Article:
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Jerry Buss
Jerry Buss, the Los Angeles Lakers' playboy owner who shepherded the NBA franchise to 10 championships, died of kidney failure on Feb. 18. The 79-year-old was being hospitalized for cancer..
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Mindy McCready
Singer Mindy McCready performs at the V-Day Presentation of Any One Of Us: Words From Prison at Alice Tully Hall - Lincoln Center June 21, 2006 in New York City. McCready died of an apparent suicide on Feb. 17, 2013. She was 37.
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Donald Byrd
Jazz musician Donald Byrd, a leading hard-bop trumpeter of the 1950s who collaborated on dozens of albums with top artists of his time and later enjoyed commercial success with hit jazz-funk fusion records such as "Black Byrd," has died. He was 80.
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Andrews Sisters
Patty Andrews (pictured center), the last surviving member of the singing Andrews Sisters trio whose hits such as the rollicking "Boogie Woogie Bugle Boy of Company B" and the poignant "I Can Dream, Can't I?" captured the home-front spirit of World War II, died Jan. 30. She was 94. The Andrews Sisters were originally from Minnesota.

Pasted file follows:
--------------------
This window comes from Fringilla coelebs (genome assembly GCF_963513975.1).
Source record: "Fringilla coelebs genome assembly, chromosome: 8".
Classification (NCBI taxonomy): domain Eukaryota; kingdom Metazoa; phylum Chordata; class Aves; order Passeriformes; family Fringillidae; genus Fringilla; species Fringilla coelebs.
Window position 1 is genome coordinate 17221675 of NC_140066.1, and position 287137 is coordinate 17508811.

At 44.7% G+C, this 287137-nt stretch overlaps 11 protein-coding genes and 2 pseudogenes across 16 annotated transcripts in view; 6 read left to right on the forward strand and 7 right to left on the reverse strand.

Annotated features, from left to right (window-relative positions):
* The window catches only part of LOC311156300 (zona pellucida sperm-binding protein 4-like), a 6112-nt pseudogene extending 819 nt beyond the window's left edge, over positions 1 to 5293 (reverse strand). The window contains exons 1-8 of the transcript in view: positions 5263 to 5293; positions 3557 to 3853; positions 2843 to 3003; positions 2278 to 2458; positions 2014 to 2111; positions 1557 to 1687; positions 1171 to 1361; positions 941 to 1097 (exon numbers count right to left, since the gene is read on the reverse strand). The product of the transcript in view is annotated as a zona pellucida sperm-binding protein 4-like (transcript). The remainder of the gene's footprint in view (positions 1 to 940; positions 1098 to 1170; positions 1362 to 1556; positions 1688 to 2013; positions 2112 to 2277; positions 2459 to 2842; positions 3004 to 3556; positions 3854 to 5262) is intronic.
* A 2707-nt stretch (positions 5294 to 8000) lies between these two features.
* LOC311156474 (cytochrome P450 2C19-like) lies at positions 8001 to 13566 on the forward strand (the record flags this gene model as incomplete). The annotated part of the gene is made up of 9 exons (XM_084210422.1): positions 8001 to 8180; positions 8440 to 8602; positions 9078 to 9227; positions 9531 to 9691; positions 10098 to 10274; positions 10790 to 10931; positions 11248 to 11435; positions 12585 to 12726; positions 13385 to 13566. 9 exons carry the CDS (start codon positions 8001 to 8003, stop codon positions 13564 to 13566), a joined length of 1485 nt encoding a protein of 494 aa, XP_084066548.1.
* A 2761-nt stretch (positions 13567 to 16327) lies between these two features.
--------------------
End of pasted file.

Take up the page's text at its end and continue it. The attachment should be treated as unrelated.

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Ed Koch
Former New York City Mayor Ed Koch, the combative, acid-tongued politician who rescued the city from near-financial ruin during a three-term City Hall run in which he embodied New York chutzpah for the rest of the world, died Feb. 1. He was 88.
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Conrad Bain
HOLLYWOOD - MARCH 2: (L to R) Actors Gary Coleman, Conrad Bain and Todd Bridges speak on stage during the TV Land Awards 2003 at the Hollywood Palladium on March 2, 2003 in Hollywood, California. (Photo by
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Conrad Bain
Actor Conrad Bain, famous for playing Mr. Drummond, adoptive father to Arnold and Willis in "Diff'rent Strokes" and Arthur, the conservative foil to Bea Arthur's "Maude," died Jan. 15 at age 89.
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Nagisa Oshima
Nagisa Oshima (pictured left), famed director of the Japanese New Wave whose provocative films like "Death By Hanging," "In the Realm of the Senses" and "Taboo" scandalized art house audiences around the world, died at age 80.
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Patti Page
Patti Page, the "Singing Rage" who stumbled across "Tennessee Waltz" and made it one of the best-selling recordings ever, died on New Year's Day at age 85.